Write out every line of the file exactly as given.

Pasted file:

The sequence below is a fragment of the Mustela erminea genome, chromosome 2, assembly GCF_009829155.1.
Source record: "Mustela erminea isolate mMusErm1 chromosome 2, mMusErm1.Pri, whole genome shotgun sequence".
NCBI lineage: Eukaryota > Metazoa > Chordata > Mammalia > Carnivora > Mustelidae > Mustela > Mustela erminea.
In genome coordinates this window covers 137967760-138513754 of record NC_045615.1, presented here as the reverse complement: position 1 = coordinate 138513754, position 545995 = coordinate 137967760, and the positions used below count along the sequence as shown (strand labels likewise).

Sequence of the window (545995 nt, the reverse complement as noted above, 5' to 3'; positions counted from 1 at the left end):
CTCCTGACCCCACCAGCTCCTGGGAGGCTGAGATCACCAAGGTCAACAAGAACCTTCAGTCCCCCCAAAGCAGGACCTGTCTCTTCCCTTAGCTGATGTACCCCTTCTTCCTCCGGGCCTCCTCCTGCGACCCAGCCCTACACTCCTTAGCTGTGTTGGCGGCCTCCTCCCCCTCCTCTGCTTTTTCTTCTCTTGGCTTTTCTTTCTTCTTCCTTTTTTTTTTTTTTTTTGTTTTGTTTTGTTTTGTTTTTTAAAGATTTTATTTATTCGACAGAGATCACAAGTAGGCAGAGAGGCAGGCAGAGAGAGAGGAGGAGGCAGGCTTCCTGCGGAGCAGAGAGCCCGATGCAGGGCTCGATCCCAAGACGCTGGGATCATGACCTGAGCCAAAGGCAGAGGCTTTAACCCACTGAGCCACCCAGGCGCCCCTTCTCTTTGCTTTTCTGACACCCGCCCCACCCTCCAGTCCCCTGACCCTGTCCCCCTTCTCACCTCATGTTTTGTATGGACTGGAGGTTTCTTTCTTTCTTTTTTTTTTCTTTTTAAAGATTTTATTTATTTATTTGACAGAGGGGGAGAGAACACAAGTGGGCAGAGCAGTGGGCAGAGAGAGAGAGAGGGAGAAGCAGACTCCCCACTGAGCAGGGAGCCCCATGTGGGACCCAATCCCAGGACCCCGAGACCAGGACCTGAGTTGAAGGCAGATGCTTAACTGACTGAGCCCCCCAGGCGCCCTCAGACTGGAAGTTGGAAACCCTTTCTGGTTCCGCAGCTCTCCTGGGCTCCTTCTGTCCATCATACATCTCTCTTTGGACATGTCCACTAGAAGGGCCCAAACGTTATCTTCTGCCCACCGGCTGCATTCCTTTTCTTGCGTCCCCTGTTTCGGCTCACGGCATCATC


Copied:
The sequence below is a fragment of the Mustela erminea genome, chromosome 2, assembly GCF_009829155.1.
Source record: "Mustela erminea isolate mMusErm1 chromosome 2, mMusErm1.Pri, whole genome shotgun sequence".
NCBI lineage: Eukaryota > Metazoa > Chordata > Mammalia > Carnivora > Mustelidae > Mustela > Mustela erminea.
In genome coordinates this window covers 137967760-138513754 of record NC_045615.1, presented here as the reverse complement: position 1 = coordinate 138513754, position 545995 = coordinate 137967760, and the positions used below count along the sequence as shown (strand labels likewise).

Sequence of the window (545995 nt, the reverse complement as noted above, 5' to 3'; positions counted from 1 at the left end):
CTCCTGACCCCACCAGCTCCTGGGAGGCTGAGATCACCAAGGTCAACAAGAACCTTCAGTCCCCCCAAAGCAGGACCTGTCTCTTCCCTTAGCTGATGTACCCCTTCTTCCTCCGGGCCTCCTCCTGCGACCCAGCCCTACACTCCTTAGCTGTGTTGGCGGCCTCCTCCCCCTCCTCTGCTTTTTCTTCTCTTGGCTTTTCTTTCTTCTTCCTTTTTTTTTTTTTTTTTGTTTTGTTTTGTTTTGTTTTTTAAAGATTTTATTTATTCGACAGAGATCACAAGTAGGCAGAGAGGCAGGCAGAGAGAGAGGAGGAGGCAGGCTTCCTGCGGAGCAGAGAGCCCGATGCAGGGCTCGATCCCAAGACGCTGGGATCATGACCTGAGCCAAAGGCAGAGGCTTTAACCCACTGAGCCACCCAGGCGCCCCTTCTCTTTGCTTTTCTGACACCCGCCCCACCCTCCAGTCCCCTGACCCTGTCCCCCTTCTCACCTCATGTTTTGTATGGACTGGAGGTTTCTTTCTTTCTTTTTTTTTTCTTTTTAAAGATTTTATTTATTTATTTGACAGAGGGGGAGAGAACACAAGTGGGCAGAGCAGTGGGCAGAGAGAGAGAGAGGGAGAAGCAGACTCCCCACTGAGCAGGGAGCCCCATGTGGGACCCAATCCCAGGACCCCGAGACCAGGACCTGAGTTGAAGGCAGATGCTTAACTGACTGAGCCCCCCAGGCGCCCTCAGACTGGAAGTTGGAAACCCTTTCTGGTTCCGCAGCTCTCCTGGGCTCCTTCTGTCCATCATACATCTCTCTTTGGACATGTCCACTAGAAGGGCCCAAACGTTATCTTCTGCCCACCGGCTGCATTCCTTTTCTTGCGTCCCCTGTTTCGGCTCACGGCATCATC